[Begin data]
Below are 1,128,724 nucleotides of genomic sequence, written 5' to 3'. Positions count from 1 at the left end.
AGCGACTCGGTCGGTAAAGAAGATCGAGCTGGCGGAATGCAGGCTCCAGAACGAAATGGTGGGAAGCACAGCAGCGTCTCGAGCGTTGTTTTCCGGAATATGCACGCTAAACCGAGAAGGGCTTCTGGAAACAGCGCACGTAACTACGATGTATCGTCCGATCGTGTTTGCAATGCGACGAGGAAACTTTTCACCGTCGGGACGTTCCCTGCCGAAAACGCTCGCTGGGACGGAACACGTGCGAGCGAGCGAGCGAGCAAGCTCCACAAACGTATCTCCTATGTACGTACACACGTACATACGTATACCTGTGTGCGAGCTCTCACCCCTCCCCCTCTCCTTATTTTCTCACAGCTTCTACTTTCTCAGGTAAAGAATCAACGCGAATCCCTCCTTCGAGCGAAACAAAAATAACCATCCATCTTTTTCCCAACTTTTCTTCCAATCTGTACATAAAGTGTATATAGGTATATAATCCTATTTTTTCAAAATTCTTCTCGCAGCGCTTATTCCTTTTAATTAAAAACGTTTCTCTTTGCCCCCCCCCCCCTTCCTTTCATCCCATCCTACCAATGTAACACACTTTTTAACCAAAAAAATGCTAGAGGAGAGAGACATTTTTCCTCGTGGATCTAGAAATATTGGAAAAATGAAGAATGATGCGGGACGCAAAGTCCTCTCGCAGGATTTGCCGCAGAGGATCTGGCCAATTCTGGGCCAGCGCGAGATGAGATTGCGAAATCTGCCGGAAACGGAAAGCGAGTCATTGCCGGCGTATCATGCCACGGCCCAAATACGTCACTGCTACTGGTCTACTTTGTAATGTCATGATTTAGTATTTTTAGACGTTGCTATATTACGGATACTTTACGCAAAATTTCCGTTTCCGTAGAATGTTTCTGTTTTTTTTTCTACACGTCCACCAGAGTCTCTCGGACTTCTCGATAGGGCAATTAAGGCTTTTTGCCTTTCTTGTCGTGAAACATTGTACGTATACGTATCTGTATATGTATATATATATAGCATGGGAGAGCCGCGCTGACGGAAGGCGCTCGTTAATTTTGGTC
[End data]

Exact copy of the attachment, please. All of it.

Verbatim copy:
Below are 1,128,724 nucleotides of genomic sequence, written 5' to 3'. Positions count from 1 at the left end.
AGCGACTCGGTCGGTAAAGAAGATCGAGCTGGCGGAATGCAGGCTCCAGAACGAAATGGTGGGAAGCACAGCAGCGTCTCGAGCGTTGTTTTCCGGAATATGCACGCTAAACCGAGAAGGGCTTCTGGAAACAGCGCACGTAACTACGATGTATCGTCCGATCGTGTTTGCAATGCGACGAGGAAACTTTTCACCGTCGGGACGTTCCCTGCCGAAAACGCTCGCTGGGACGGAACACGTGCGAGCGAGCGAGCGAGCAAGCTCCACAAACGTATCTCCTATGTACGTACACACGTACATACGTATACCTGTGTGCGAGCTCTCACCCCTCCCCCTCTCCTTATTTTCTCACAGCTTCTACTTTCTCAGGTAAAGAATCAACGCGAATCCCTCCTTCGAGCGAAACAAAAATAACCATCCATCTTTTTCCCAACTTTTCTTCCAATCTGTACATAAAGTGTATATAGGTATATAATCCTATTTTTTCAAAATTCTTCTCGCAGCGCTTATTCCTTTTAATTAAAAACGTTTCTCTTTGCCCCCCCCCCCCTTCCTTTCATCCCATCCTACCAATGTAACACACTTTTTAACCAAAAAAATGCTAGAGGAGAGAGACATTTTTCCTCGTGGATCTAGAAATATTGGAAAAATGAAGAATGATGCGGGACGCAAAGTCCTCTCGCAGGATTTGCCGCAGAGGATCTGGCCAATTCTGGGCCAGCGCGAGATGAGATTGCGAAATCTGCCGGAAACGGAAAGCGAGTCATTGCCGGCGTATCATGCCACGGCCCAAATACGTCACTGCTACTGGTCTACTTTGTAATGTCATGATTTAGTATTTTTAGACGTTGCTATATTACGGATACTTTACGCAAAATTTCCGTTTCCGTAGAATGTTTCTGTTTTTTTTTCTACACGTCCACCAGAGTCTCTCGGACTTCTCGATAGGGCAATTAAGGCTTTTTGCCTTTCTTGTCGTGAAACATTGTACGTATACGTATCTGTATATGTATATATATATAGCATGGGAGAGCCGCGCTGACGGAAGGCGCTCGTTAATTTTGGTC